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Library page of the Jewish Virtual Library

It’s a problem. With so many anti-Israel events, professors and organizations on campuses, even American students who want to stand up for Israel far too often find themselves unable to do it.

Part of the problem is that the anti-Israel forces are buttressed by the mainstream media. Plus, the few professors who are not on the anti-Israel side are often unwilling or unable to devote the kind of energy spent by the other side.


And sadly, it is perceived as more hip to attack Israel and instead support the Palestinian Arabs who are always portrayed, willingly, as victims. All of this has led to misinformation replacing the truth as the primary narrative about the Middle East conflict. It seems overwhelming.

But the truth is that every single concerned student, parent and grandparent can make a huge difference in the current anti-Israel campus climate. And that difference can and should start by utilizing a special tool when the students are in high school and middle school, or even earlier.

Plus, that tool is absolutely free and completely accessible.

It’s called the Jewish Virtual Library. It’s vast, it’s constantly updating and expanding, and it has just about everything you could possibly want to know about – and know well – waiting right there for your fingertips to guide you.

Before getting into the details and background, here’s a real-life example of the way in which the JVL makes all the difference.


Over the past many months, emails sent and received by former Secretary of State Hillary Rodham Clinton were made public. There was a searchable log of those thousands of emails in which there were many between Clinton and an adviser, Sidney Blumenthal, who discussed the topic of Israel, and a smaller but substantial subset dealt with the flotilla which tried to break the legal embargo of Gaza.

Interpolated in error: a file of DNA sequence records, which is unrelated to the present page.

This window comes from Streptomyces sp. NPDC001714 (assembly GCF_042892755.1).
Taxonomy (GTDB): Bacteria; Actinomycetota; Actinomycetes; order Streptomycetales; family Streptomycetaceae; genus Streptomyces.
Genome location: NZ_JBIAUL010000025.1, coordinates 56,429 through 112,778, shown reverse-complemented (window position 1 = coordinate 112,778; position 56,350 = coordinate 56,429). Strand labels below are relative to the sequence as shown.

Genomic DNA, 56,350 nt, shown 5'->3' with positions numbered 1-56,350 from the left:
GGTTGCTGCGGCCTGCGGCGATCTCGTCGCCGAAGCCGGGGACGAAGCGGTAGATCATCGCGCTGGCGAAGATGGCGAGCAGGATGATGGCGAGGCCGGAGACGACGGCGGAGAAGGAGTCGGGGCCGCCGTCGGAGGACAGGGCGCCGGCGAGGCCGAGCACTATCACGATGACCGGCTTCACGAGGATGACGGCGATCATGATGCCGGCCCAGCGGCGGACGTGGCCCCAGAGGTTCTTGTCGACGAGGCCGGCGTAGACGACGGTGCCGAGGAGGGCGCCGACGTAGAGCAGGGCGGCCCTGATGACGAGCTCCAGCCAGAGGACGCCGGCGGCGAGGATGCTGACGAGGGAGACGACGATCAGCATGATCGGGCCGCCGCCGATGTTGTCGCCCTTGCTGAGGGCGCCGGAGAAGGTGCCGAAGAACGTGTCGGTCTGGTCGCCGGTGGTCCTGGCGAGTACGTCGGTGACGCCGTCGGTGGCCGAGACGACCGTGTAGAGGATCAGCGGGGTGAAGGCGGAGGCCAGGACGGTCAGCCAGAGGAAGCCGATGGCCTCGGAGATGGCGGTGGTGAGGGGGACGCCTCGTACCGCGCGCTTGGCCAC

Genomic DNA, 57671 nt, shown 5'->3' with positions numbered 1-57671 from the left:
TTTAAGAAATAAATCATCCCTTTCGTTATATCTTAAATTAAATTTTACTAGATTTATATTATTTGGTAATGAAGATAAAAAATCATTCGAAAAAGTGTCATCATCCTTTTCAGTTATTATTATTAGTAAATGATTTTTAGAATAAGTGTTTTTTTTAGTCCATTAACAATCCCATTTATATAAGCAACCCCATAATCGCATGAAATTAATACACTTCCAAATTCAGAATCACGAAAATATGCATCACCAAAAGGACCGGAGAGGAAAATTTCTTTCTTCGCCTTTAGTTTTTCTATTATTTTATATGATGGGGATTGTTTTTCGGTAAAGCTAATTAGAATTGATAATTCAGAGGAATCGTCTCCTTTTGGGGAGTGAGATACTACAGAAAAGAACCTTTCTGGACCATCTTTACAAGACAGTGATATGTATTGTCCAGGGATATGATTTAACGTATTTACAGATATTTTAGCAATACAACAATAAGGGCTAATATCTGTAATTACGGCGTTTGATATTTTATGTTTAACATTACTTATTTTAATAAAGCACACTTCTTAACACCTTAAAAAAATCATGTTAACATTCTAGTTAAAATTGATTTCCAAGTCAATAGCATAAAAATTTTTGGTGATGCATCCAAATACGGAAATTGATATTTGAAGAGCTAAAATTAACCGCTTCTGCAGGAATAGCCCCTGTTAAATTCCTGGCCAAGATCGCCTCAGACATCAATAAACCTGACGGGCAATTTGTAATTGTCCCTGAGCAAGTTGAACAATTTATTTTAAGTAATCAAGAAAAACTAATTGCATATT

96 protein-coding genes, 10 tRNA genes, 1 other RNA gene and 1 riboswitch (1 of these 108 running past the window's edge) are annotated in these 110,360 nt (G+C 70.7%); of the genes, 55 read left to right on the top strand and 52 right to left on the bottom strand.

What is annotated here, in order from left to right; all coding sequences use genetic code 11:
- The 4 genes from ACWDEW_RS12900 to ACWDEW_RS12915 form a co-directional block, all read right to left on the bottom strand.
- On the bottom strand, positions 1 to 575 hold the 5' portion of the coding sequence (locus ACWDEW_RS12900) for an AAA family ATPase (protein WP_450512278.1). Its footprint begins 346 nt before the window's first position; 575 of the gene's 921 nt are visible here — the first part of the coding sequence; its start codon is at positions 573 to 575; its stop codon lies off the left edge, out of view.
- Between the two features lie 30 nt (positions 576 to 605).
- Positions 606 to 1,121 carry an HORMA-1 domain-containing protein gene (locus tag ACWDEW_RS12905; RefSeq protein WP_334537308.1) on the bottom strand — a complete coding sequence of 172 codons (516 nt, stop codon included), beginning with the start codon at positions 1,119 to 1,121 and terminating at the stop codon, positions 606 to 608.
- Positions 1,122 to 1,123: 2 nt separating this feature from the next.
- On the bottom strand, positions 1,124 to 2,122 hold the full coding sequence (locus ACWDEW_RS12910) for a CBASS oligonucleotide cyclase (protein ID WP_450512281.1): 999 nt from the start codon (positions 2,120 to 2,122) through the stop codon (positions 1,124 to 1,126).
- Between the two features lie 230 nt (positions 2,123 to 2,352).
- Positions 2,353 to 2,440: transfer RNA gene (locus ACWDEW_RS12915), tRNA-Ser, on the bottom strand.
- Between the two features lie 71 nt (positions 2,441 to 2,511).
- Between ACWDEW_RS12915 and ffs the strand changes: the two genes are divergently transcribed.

One of the boats in the flotilla refused to heed Israel’s legal demand that the ship dock at the port of Ashdod, just north of Gaza, rather than violate the embargo. Israeli soldiers then boarded that ship — the Mavi Marmara–  they were attacked, the soldiers responded, and several terrorists aboard the ship were killed. Blumenthal was apoplectic: blaming Israel and demanding U.S. punishment.

When writing about the incident on the Mediterranean, this reporter wanted to recheck the facts. A Google search immediately brought up an entry in Wikipedia. A few entries further down was the URL for the Jewish Virtual Library. The entries in the two sources of information were dramatically different. So much so that had one only read the Wikipedia entry, Israel was guilty of murdering freedom-lovers bringing aid to a besieged Gaza. A full account – which would lead to a very different understanding – is on the JVL.